Younger homebuyers extend their mortgages for at least 35 years, accounting for a third of their total bill
- Homeowners forced to extend mortgage terms to keep costs down
- But reducing what you pay each month means a larger overall bill
A quarter of homeowners under 30 are extending the term of their mortgage for 35 years or more, accounting for 30 percent of their total bill.
The combination of high house prices, high mortgage rates and the rising cost of living means that many younger homeowners have resorted to extending the length of their mortgage beyond the standard 25 years to make the payments.
A quarter (25 percent) of homebuyers under age 30 have a mortgage term of 35 years or longer, according to credit checking firm Experian, up 10 percent from the same period in 2020.
But moving away from standard 20- to 30-year mortgage terms comes at a cost, as homeowners pay more overall and face the prospect of continuing to pay a mortgage loan into their seventies.
Long term: An extended mortgage term can make monthly payments cheaper, but borrowers pay more overall since interest has more time to accrue.
Experian head of consumer affairs James Jones said: “Our data suggests that people under 30 are looking to lock in longer mortgage repayment terms to help keep their monthly home payments down, and this could also be affecting property purchasing among house hunters.
“As high interest rates increase pressure on borrowers, young people may feel ‘stuck’, so we are encouraging people to consider ways they can get better deals on the terms of their mortgages.”
Why are homeowners extending their mortgages?
To reduce monthly mortgage payments. By spreading the cost of a home loan over a longer period, you pay less per month, but more overall.
This means many will be paying home loans well into their seventies in exchange for lower monthly mortgage bills now.
For example, the average house is now worth £257,808, according to building society Nationwide, and the best five-year fixed mortgage rates are around 5 per cent.
Beyond the peak? Fixed mortgage rates are falling after an avalanche of rate hikes in recent months
Mortgage rates have been rising in response to continued increases in the Bank of England’s base rate, which last month stood at 5.25 per cent.
Someone buying a median-priced home with a 10 per cent deposit and a 5 per cent mortgage would pay £1,356.41 a month in mortgage payments over 25 years.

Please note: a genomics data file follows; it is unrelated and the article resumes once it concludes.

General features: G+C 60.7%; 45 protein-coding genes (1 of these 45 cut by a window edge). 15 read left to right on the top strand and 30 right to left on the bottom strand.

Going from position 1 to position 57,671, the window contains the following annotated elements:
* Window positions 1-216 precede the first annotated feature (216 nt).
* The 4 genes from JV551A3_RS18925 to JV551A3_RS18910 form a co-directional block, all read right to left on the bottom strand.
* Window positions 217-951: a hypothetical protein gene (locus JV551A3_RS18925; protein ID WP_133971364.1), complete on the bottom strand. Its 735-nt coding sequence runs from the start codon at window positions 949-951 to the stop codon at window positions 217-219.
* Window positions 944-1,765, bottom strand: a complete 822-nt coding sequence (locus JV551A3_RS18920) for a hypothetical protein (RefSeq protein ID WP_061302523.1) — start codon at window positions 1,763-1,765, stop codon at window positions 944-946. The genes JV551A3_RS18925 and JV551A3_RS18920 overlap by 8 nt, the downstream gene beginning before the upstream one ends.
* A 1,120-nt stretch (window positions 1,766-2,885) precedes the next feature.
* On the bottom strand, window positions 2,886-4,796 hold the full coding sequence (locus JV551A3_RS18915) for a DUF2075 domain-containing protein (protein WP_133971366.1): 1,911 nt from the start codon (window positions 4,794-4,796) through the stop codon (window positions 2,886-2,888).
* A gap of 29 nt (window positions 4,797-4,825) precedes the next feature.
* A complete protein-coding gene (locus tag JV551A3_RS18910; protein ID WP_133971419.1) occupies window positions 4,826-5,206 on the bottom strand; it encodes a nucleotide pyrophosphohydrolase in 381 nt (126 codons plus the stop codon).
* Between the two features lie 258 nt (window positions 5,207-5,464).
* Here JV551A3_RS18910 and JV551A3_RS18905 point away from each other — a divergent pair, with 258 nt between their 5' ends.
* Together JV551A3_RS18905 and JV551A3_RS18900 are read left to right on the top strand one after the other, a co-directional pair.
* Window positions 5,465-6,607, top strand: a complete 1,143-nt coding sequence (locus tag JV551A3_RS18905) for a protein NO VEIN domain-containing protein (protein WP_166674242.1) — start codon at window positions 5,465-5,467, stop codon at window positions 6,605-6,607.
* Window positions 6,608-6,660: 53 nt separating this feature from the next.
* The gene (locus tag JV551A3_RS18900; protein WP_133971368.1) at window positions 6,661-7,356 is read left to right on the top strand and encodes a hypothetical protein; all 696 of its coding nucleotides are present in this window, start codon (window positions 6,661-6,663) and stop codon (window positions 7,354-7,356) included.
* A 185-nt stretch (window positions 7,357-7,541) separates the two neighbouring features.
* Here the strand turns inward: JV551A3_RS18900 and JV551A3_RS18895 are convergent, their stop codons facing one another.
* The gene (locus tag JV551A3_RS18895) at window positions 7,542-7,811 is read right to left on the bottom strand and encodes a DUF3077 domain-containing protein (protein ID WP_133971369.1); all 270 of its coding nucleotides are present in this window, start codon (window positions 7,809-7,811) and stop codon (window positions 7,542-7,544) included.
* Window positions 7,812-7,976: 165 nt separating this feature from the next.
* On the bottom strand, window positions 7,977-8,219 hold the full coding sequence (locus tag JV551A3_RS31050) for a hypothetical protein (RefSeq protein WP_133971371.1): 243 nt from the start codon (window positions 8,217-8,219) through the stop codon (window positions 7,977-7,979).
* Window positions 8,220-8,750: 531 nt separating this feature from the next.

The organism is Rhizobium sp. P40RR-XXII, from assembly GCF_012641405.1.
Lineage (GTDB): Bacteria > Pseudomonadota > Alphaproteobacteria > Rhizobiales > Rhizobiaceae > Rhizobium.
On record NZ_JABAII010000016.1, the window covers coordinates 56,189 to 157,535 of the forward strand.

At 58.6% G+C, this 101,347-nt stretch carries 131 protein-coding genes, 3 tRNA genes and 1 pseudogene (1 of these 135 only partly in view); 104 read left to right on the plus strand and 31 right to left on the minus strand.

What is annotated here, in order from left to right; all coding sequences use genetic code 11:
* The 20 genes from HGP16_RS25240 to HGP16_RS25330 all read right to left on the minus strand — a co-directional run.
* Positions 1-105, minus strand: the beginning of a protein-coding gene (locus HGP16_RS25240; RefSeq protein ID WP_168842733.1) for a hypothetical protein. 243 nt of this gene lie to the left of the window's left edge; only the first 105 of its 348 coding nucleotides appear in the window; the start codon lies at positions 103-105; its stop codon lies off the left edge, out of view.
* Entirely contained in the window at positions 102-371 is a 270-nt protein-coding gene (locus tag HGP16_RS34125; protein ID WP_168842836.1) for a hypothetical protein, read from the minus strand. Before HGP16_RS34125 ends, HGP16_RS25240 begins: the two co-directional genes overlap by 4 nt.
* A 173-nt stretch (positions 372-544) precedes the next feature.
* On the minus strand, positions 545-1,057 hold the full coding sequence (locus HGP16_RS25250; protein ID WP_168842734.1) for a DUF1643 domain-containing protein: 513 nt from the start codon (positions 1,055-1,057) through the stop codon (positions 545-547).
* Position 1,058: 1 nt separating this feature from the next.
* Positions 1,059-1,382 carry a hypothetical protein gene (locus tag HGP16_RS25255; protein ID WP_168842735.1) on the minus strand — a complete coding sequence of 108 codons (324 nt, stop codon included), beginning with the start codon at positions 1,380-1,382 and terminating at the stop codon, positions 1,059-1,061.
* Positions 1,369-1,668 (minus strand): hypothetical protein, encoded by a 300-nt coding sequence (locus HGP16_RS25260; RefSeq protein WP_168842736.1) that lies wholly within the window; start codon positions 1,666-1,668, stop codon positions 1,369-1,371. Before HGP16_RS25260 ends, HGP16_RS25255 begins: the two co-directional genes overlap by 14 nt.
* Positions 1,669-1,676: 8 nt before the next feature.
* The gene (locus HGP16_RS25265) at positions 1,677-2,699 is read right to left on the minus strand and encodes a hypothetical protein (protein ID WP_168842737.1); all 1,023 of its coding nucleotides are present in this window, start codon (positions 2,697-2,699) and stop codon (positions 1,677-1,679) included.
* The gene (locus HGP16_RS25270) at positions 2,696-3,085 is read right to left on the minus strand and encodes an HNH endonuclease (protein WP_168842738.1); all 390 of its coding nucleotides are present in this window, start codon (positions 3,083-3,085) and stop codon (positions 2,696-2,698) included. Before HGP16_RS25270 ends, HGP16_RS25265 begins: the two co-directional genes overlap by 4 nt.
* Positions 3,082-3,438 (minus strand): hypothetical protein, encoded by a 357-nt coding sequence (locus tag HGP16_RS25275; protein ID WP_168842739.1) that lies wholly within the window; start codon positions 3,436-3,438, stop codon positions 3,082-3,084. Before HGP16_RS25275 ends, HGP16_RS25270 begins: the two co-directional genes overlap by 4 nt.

But extending the term to 30 years would mean these payments would be reduced to £1,245.58 a month, or £1,171.02 over 35 years.
Why do I pay more with a longer term mortgage?
Because as mortgage loan terms lengthen, consumers pay more interest.
That interest can increase what you owe your bank by a third.
Taking the example above, a homeowner with a 25-year term would pay £407,070. But that rises to £448,591 over 30 years and £492,052 over 35.
For a 40-year home loan, repayments rise to £537,302, 31 per cent more than over a 25-year term.
What to do if you need a mortgage
Borrowers who need to find a mortgage because their current fixed-rate agreement is coming to an end, or because they have agreed to purchase a home, should explore their options as soon as possible.
This is Money’s best mortgage rate calculator, powered by L&C, which can show you offers that match the value of your mortgage and your property.
What happens if I need to remortgage?
Borrowers should compare rates and speak to a mortgage broker and be prepared to take action to lock in a rate.
Anyone with a fixed rate deal ending within the next six to nine months should look at how much it would cost to remortgage now and consider striking a new deal.
Most mortgage agreements allow fees to be added to the loan and then only charged when you take out. By doing this, borrowers can lock in a rate without paying expensive origination fees.
What happens if I am buying a house?
Those with agreed-upon home purchases should also try to lock in rates as early as possible, so they know exactly what their monthly payments will be.
Homebuyers should be careful not to overextend themselves and be prepared for the possibility that home prices may fall from their current high levels as higher mortgage rates limit people’s ability to borrow.
How to compare mortgage costs
The best way to compare mortgage costs and find the right deal for you is to talk to a good broker.
You can use our best mortgage rate calculator to show you deals that match your home value, mortgage size, term, and fixed rate needs.
However, be aware that rates can change quickly, so the advice is that if you need a mortgage, compare rates and then speak to a broker as soon as possible, so they can help you find the right mortgage for you. .
> Check the best fixed rate mortgages that you can request